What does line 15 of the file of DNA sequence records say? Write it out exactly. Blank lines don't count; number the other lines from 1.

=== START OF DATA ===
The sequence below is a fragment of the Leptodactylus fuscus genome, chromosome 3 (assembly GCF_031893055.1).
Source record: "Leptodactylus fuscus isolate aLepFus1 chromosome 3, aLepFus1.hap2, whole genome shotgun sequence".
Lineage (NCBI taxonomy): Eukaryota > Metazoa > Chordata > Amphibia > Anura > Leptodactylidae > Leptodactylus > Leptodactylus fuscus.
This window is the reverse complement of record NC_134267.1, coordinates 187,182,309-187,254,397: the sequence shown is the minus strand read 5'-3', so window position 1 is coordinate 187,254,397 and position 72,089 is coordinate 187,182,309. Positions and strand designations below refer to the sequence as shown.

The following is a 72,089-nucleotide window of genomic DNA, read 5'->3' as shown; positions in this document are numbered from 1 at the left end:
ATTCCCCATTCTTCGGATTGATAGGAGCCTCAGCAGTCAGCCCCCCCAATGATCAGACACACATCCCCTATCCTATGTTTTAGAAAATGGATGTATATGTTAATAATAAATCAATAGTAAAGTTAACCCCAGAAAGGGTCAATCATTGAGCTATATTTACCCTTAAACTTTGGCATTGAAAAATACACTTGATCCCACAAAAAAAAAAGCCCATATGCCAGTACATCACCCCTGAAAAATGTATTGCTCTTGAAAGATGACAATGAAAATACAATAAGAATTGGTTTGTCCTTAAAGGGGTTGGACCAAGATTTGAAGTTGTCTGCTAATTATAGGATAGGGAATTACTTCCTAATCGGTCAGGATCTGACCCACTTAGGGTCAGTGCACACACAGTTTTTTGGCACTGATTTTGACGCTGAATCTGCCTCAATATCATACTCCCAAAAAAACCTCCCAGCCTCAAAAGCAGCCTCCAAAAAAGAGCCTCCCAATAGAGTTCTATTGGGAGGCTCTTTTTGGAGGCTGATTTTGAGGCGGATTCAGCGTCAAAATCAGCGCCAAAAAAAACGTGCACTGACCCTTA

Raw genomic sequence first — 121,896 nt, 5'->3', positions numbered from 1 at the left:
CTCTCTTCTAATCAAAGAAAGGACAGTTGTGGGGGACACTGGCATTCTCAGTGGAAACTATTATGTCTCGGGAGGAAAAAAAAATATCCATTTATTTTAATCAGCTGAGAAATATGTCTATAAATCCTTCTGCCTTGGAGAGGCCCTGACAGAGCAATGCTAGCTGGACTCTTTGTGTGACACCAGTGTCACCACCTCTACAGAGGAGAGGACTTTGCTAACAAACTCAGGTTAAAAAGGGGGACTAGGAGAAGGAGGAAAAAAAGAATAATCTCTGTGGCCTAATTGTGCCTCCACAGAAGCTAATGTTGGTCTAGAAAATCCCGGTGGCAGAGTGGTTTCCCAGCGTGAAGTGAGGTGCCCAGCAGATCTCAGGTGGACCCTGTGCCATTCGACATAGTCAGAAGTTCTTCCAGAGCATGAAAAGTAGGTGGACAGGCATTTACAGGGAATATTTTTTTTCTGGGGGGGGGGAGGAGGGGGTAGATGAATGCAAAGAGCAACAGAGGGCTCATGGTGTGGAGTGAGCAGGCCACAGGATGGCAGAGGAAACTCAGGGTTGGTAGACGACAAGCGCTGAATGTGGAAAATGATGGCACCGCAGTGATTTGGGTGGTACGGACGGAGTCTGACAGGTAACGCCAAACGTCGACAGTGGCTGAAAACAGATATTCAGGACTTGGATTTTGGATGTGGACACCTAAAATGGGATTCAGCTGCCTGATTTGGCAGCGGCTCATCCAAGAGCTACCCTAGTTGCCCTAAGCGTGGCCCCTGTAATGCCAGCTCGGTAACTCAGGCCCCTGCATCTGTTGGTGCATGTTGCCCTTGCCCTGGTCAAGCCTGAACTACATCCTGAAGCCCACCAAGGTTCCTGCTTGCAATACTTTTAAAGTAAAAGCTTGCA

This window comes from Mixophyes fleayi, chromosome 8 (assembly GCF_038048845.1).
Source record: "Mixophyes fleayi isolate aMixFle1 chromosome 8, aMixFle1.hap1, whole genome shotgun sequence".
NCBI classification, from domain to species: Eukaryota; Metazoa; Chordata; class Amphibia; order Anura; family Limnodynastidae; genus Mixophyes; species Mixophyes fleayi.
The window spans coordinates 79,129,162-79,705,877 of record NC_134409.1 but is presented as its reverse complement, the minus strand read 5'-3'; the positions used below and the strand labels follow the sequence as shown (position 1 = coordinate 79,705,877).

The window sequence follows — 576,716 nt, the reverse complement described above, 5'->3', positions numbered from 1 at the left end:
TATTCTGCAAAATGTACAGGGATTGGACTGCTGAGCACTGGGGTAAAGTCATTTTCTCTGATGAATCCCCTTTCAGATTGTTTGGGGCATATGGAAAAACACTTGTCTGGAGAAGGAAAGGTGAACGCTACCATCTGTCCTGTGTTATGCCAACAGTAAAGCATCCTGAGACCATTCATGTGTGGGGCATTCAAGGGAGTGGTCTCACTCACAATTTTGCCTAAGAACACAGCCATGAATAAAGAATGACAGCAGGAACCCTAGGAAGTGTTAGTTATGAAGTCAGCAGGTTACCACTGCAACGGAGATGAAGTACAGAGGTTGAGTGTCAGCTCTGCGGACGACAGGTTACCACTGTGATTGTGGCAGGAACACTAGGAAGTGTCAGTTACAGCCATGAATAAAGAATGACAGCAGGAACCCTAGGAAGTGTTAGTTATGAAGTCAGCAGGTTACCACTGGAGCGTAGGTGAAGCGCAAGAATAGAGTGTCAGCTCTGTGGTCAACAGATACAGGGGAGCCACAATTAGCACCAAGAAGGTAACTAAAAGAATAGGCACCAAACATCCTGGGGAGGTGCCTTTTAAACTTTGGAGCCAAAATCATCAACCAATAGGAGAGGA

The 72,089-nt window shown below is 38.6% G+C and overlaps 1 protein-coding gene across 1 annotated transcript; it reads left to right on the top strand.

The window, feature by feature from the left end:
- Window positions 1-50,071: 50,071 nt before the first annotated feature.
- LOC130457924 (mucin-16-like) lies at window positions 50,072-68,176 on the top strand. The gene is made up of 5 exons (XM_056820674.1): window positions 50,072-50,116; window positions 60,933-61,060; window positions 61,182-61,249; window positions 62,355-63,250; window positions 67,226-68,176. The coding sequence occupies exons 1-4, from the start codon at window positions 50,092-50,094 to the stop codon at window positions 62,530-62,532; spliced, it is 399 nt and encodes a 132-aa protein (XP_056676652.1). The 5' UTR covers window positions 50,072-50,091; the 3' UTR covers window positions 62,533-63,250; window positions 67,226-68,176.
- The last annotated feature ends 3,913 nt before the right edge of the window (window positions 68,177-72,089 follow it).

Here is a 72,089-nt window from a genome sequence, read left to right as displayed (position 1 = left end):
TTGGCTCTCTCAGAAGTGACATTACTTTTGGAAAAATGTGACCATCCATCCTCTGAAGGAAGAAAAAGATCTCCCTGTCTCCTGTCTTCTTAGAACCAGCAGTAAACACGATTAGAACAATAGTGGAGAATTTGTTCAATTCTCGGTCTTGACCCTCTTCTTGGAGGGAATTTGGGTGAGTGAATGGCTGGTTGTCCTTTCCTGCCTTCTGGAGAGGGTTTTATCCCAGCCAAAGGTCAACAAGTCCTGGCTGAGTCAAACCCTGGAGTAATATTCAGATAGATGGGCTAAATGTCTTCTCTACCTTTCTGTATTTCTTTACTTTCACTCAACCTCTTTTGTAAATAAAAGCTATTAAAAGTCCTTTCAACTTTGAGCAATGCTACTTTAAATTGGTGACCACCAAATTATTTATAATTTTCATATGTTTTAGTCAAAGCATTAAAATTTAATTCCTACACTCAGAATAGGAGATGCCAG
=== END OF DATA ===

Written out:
The 72,089-nt window shown below is 38.6% G+C and overlaps 1 protein-coding gene across 1 annotated transcript; it reads left to right on the top strand.